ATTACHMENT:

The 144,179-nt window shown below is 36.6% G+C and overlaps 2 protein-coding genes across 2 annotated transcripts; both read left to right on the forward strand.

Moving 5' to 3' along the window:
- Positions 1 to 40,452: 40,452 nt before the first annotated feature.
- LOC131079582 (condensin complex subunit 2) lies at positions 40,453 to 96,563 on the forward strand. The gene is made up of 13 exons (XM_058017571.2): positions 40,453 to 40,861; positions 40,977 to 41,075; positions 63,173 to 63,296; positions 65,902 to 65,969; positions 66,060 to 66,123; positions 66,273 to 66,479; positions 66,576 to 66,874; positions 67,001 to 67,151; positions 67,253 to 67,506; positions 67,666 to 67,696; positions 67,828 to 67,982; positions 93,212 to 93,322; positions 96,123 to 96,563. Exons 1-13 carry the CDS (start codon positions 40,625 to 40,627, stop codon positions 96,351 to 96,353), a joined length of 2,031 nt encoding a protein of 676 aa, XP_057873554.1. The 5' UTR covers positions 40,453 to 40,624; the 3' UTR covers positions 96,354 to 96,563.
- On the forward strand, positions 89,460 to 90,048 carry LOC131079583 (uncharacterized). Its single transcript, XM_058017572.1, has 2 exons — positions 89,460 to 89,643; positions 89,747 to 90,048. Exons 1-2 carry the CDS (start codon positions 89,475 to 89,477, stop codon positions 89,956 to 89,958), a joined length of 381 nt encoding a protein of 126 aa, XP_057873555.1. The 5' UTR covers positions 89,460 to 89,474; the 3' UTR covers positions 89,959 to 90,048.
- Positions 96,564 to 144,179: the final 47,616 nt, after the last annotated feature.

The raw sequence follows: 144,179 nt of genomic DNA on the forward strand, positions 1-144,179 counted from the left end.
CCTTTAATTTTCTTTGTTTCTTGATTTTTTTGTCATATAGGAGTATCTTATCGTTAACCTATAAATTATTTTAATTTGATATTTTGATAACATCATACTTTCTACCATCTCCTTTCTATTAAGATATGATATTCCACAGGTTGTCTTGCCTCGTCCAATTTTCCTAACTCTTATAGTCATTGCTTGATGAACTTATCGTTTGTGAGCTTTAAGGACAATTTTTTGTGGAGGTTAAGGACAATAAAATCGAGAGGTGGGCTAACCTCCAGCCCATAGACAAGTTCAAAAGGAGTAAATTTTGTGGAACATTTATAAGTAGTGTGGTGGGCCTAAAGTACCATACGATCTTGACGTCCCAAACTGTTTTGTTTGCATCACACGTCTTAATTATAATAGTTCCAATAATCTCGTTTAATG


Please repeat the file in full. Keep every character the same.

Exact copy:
The 144,179-nt window shown below is 36.6% G+C and overlaps 2 protein-coding genes across 2 annotated transcripts; both read left to right on the forward strand.

Moving 5' to 3' along the window:
- Positions 1 to 40,452: 40,452 nt before the first annotated feature.
- LOC131079582 (condensin complex subunit 2) lies at positions 40,453 to 96,563 on the forward strand. The gene is made up of 13 exons (XM_058017571.2): positions 40,453 to 40,861; positions 40,977 to 41,075; positions 63,173 to 63,296; positions 65,902 to 65,969; positions 66,060 to 66,123; positions 66,273 to 66,479; positions 66,576 to 66,874; positions 67,001 to 67,151; positions 67,253 to 67,506; positions 67,666 to 67,696; positions 67,828 to 67,982; positions 93,212 to 93,322; positions 96,123 to 96,563. Exons 1-13 carry the CDS (start codon positions 40,625 to 40,627, stop codon positions 96,351 to 96,353), a joined length of 2,031 nt encoding a protein of 676 aa, XP_057873554.1. The 5' UTR covers positions 40,453 to 40,624; the 3' UTR covers positions 96,354 to 96,563.
- On the forward strand, positions 89,460 to 90,048 carry LOC131079583 (uncharacterized). Its single transcript, XM_058017572.1, has 2 exons — positions 89,460 to 89,643; positions 89,747 to 90,048. Exons 1-2 carry the CDS (start codon positions 89,475 to 89,477, stop codon positions 89,956 to 89,958), a joined length of 381 nt encoding a protein of 126 aa, XP_057873555.1. The 5' UTR covers positions 89,460 to 89,474; the 3' UTR covers positions 89,959 to 90,048.
- Positions 96,564 to 144,179: the final 47,616 nt, after the last annotated feature.

The raw sequence follows: 144,179 nt of genomic DNA on the forward strand, positions 1-144,179 counted from the left end.
CCTTTAATTTTCTTTGTTTCTTGATTTTTTTGTCATATAGGAGTATCTTATCGTTAACCTATAAATTATTTTAATTTGATATTTTGATAACATCATACTTTCTACCATCTCCTTTCTATTAAGATATGATATTCCACAGGTTGTCTTGCCTCGTCCAATTTTCCTAACTCTTATAGTCATTGCTTGATGAACTTATCGTTTGTGAGCTTTAAGGACAATTTTTTGTGGAGGTTAAGGACAATAAAATCGAGAGGTGGGCTAACCTCCAGCCCATAGACAAGTTCAAAAGGAGTAAATTTTGTGGAACATTTATAAGTAGTGTGGTGGGCCTAAAGTACCATACGATCTTGACGTCCCAAACTGTTTTGTTTGCATCACACGTCTTAATTATAATAGTTCCAATAATCTCGTTTAATG